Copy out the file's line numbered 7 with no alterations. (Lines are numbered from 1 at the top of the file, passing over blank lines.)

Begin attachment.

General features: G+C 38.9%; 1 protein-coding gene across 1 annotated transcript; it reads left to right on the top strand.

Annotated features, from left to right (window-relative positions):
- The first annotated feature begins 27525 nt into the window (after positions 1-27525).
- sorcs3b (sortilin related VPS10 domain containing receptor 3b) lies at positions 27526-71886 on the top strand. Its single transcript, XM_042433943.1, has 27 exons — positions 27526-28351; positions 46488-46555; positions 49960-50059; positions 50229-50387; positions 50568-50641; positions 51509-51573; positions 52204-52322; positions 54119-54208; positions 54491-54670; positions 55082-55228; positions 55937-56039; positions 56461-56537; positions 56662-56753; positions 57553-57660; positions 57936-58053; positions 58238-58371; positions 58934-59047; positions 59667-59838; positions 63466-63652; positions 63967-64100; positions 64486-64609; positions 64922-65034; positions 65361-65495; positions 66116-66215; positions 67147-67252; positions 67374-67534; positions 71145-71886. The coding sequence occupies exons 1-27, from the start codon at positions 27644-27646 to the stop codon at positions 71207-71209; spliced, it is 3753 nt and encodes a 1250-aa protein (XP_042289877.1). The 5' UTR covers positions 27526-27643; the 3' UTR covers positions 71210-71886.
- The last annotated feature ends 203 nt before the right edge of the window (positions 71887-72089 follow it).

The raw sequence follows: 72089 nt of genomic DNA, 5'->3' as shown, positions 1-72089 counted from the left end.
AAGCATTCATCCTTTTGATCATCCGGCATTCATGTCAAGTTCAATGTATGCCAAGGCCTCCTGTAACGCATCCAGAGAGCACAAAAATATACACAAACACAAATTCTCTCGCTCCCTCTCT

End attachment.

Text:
AAGCATTCATCCTTTTGATCATCCGGCATTCATGTCAAGTTCAATGTATGCCAAGGCCTCCTGTAACGCATCCAGAGAGCACAAAAATATACACAAACACAAATTCTCTCGCTCCCTCTCT